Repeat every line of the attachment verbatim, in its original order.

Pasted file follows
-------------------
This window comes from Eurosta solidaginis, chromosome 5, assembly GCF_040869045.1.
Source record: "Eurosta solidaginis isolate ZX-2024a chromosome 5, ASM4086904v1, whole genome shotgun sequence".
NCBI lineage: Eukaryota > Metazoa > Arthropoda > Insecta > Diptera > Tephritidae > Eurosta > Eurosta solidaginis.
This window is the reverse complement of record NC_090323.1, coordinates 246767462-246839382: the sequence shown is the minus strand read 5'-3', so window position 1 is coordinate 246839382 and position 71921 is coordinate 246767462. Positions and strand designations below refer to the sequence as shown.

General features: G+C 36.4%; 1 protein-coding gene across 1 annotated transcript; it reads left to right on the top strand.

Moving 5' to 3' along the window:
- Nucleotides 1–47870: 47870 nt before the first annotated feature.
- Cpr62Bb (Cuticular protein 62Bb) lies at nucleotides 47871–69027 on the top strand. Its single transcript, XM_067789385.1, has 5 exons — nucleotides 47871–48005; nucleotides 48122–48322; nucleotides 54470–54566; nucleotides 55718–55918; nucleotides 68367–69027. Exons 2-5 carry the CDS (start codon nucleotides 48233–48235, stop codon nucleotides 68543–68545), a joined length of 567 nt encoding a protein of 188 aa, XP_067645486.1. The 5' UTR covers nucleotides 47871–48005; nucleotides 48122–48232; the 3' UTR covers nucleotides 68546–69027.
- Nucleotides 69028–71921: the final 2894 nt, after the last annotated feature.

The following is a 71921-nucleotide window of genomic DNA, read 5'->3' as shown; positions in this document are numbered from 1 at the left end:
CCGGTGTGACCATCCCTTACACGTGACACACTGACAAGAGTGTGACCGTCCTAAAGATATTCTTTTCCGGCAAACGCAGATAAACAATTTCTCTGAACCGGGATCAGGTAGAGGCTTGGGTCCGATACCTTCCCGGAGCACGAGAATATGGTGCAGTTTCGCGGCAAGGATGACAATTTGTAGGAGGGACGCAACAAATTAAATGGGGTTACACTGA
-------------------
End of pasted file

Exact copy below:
This window comes from Eurosta solidaginis, chromosome 5, assembly GCF_040869045.1.
Source record: "Eurosta solidaginis isolate ZX-2024a chromosome 5, ASM4086904v1, whole genome shotgun sequence".
NCBI lineage: Eukaryota > Metazoa > Arthropoda > Insecta > Diptera > Tephritidae > Eurosta > Eurosta solidaginis.
This window is the reverse complement of record NC_090323.1, coordinates 246767462-246839382: the sequence shown is the minus strand read 5'-3', so window position 1 is coordinate 246839382 and position 71921 is coordinate 246767462. Positions and strand designations below refer to the sequence as shown.

General features: G+C 36.4%; 1 protein-coding gene across 1 annotated transcript; it reads left to right on the top strand.

Moving 5' to 3' along the window:
- Nucleotides 1–47870: 47870 nt before the first annotated feature.
- Cpr62Bb (Cuticular protein 62Bb) lies at nucleotides 47871–69027 on the top strand. Its single transcript, XM_067789385.1, has 5 exons — nucleotides 47871–48005; nucleotides 48122–48322; nucleotides 54470–54566; nucleotides 55718–55918; nucleotides 68367–69027. Exons 2-5 carry the CDS (start codon nucleotides 48233–48235, stop codon nucleotides 68543–68545), a joined length of 567 nt encoding a protein of 188 aa, XP_067645486.1. The 5' UTR covers nucleotides 47871–48005; nucleotides 48122–48232; the 3' UTR covers nucleotides 68546–69027.
- Nucleotides 69028–71921: the final 2894 nt, after the last annotated feature.

The following is a 71921-nucleotide window of genomic DNA, read 5'->3' as shown; positions in this document are numbered from 1 at the left end:
CCGGTGTGACCATCCCTTACACGTGACACACTGACAAGAGTGTGACCGTCCTAAAGATATTCTTTTCCGGCAAACGCAGATAAACAATTTCTCTGAACCGGGATCAGGTAGAGGCTTGGGTCCGATACCTTCCCGGAGCACGAGAATATGGTGCAGTTTCGCGGCAAGGATGACAATTTGTAGGAGGGACGCAACAAATTAAATGGGGTTACACTGA